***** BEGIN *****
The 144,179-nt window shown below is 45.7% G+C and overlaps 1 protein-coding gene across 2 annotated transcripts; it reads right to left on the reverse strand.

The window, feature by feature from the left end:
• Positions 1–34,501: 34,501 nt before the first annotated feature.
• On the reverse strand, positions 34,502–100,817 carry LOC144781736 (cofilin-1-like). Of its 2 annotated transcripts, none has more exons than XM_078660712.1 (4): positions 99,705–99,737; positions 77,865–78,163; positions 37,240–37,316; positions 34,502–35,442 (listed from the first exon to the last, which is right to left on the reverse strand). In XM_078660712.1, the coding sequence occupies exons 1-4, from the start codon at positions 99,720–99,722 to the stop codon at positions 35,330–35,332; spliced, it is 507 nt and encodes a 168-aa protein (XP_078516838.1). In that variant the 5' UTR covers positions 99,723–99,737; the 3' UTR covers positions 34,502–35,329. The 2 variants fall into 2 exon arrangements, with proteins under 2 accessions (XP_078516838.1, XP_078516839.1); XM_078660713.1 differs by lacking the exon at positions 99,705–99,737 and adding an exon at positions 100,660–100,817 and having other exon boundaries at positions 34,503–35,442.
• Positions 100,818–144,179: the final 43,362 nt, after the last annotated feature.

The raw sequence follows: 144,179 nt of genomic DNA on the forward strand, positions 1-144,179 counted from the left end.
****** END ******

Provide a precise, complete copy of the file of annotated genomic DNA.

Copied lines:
The 144,179-nt window shown below is 45.7% G+C and overlaps 1 protein-coding gene across 2 annotated transcripts; it reads right to left on the reverse strand.

The window, feature by feature from the left end:
• Positions 1–34,501: 34,501 nt before the first annotated feature.
• On the reverse strand, positions 34,502–100,817 carry LOC144781736 (cofilin-1-like). Of its 2 annotated transcripts, none has more exons than XM_078660712.1 (4): positions 99,705–99,737; positions 77,865–78,163; positions 37,240–37,316; positions 34,502–35,442 (listed from the first exon to the last, which is right to left on the reverse strand). In XM_078660712.1, the coding sequence occupies exons 1-4, from the start codon at positions 99,720–99,722 to the stop codon at positions 35,330–35,332; spliced, it is 507 nt and encodes a 168-aa protein (XP_078516838.1). In that variant the 5' UTR covers positions 99,723–99,737; the 3' UTR covers positions 34,502–35,329. The 2 variants fall into 2 exon arrangements, with proteins under 2 accessions (XP_078516838.1, XP_078516839.1); XM_078660713.1 differs by lacking the exon at positions 99,705–99,737 and adding an exon at positions 100,660–100,817 and having other exon boundaries at positions 34,503–35,442.
• Positions 100,818–144,179: the final 43,362 nt, after the last annotated feature.

The raw sequence follows: 144,179 nt of genomic DNA on the forward strand, positions 1-144,179 counted from the left end.